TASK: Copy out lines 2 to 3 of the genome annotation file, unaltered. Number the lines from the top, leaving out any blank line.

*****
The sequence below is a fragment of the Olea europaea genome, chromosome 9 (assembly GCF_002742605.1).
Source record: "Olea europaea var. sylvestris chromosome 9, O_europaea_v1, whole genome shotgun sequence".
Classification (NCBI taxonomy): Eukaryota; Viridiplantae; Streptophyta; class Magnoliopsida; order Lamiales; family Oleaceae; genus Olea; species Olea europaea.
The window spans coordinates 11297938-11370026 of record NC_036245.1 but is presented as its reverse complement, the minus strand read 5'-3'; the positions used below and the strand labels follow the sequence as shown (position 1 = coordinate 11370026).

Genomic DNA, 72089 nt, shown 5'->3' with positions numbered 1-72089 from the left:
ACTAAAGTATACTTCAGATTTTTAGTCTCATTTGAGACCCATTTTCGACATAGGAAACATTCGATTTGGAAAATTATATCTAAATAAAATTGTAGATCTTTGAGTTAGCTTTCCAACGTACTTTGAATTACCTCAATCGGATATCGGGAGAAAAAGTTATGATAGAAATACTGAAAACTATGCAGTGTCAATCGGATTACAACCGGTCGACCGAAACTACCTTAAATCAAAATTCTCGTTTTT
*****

Source record: "Olea europaea var. sylvestris chromosome 9, O_europaea_v1, whole genome shotgun sequence".
Classification (NCBI taxonomy): Eukaryota; Viridiplantae; Streptophyta; class Magnoliopsida; order Lamiales; family Oleaceae; genus Olea; species Olea europaea.